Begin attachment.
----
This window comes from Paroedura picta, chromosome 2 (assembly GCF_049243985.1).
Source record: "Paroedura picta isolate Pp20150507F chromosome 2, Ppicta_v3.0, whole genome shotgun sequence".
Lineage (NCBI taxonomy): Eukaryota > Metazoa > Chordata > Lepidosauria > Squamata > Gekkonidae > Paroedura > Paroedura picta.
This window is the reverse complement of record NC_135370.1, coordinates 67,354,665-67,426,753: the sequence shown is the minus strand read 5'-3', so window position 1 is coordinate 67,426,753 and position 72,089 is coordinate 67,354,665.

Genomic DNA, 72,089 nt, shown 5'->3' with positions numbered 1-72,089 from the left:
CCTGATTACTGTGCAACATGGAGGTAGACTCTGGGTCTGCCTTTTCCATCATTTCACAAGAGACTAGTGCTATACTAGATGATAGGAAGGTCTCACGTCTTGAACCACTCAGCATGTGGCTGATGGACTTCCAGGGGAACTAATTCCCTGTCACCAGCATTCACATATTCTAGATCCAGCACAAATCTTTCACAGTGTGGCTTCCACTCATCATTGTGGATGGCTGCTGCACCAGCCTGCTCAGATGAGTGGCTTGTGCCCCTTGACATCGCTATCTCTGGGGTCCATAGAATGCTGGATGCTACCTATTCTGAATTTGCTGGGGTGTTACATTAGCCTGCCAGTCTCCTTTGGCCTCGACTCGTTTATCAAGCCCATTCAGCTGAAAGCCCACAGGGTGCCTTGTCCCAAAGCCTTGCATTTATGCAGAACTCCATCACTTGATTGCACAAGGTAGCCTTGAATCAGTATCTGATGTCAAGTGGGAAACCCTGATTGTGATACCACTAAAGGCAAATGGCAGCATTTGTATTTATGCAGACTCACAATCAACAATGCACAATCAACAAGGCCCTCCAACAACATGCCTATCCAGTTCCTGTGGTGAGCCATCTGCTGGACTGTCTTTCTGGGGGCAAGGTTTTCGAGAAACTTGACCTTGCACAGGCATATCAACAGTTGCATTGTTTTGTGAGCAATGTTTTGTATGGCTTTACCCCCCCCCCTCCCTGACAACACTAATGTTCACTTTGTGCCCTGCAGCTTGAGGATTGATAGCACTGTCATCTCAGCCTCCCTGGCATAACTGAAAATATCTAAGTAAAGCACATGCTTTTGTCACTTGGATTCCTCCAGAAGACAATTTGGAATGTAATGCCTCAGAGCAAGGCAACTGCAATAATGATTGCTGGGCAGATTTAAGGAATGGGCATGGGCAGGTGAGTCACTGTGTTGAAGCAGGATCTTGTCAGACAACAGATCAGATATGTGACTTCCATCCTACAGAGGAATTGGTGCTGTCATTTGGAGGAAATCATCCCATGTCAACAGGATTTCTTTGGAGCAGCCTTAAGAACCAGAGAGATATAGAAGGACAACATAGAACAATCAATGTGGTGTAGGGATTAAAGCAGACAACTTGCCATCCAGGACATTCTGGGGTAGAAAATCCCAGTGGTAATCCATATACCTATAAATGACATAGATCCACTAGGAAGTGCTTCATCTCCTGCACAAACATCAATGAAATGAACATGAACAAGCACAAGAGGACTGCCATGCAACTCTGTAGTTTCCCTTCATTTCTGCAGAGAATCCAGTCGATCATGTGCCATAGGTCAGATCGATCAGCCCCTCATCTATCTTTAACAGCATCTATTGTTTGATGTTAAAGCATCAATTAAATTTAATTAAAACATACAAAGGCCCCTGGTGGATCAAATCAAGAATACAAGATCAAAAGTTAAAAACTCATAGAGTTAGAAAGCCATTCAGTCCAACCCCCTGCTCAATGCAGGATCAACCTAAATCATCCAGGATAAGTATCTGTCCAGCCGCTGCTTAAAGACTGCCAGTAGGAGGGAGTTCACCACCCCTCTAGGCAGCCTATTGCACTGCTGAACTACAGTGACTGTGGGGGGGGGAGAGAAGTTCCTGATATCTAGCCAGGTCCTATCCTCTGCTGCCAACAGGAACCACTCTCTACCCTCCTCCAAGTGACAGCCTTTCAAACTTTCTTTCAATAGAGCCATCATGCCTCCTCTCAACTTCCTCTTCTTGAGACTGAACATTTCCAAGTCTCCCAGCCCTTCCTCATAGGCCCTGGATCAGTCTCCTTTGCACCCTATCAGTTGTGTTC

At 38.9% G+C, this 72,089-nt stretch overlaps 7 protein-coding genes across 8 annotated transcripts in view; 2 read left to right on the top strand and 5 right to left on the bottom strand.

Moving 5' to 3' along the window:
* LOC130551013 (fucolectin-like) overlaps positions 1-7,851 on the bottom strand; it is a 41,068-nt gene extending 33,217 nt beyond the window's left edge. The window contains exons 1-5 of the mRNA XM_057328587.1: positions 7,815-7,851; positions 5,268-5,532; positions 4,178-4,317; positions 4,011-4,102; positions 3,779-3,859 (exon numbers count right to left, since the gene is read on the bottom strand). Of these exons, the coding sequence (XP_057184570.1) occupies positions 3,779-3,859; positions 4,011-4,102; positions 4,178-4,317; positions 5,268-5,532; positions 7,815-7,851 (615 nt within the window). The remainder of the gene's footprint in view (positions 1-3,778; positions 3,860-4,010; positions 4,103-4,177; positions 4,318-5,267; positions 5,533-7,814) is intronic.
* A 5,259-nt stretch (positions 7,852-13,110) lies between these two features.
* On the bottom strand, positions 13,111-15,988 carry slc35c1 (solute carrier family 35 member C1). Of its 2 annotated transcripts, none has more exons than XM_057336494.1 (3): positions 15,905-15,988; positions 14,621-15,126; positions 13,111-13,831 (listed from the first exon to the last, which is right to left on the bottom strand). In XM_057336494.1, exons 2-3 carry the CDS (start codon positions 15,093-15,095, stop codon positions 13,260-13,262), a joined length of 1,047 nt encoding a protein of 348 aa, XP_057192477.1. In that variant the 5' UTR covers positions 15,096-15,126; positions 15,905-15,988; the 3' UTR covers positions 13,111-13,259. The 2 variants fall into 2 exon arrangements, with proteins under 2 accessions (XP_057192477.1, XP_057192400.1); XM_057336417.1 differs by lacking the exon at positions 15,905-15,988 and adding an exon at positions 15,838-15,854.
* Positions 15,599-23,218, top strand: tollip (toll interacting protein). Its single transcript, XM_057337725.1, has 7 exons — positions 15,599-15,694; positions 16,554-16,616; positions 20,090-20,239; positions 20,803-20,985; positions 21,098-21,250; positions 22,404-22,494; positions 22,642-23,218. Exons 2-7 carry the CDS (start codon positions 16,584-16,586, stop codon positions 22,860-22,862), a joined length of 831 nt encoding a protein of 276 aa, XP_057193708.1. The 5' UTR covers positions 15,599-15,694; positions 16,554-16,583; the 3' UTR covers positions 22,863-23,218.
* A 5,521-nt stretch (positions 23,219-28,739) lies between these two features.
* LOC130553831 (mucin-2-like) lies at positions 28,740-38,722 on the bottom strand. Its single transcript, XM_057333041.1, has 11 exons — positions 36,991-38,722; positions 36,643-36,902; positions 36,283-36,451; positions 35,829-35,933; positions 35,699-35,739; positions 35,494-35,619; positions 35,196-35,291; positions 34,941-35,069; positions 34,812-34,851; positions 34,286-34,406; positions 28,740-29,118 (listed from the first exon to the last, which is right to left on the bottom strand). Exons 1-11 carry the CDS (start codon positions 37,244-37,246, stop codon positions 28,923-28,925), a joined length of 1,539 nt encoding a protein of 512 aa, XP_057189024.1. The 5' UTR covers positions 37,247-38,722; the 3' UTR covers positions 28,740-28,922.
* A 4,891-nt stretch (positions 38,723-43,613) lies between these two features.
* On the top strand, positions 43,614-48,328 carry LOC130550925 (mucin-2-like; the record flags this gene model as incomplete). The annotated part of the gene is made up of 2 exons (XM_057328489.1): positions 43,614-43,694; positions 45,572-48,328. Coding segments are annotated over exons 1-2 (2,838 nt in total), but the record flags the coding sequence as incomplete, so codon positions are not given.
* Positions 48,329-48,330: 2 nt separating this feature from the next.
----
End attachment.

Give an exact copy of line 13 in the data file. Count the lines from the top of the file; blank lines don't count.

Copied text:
* A 5,521-nt stretch (positions 23,219-28,739) lies between these two features.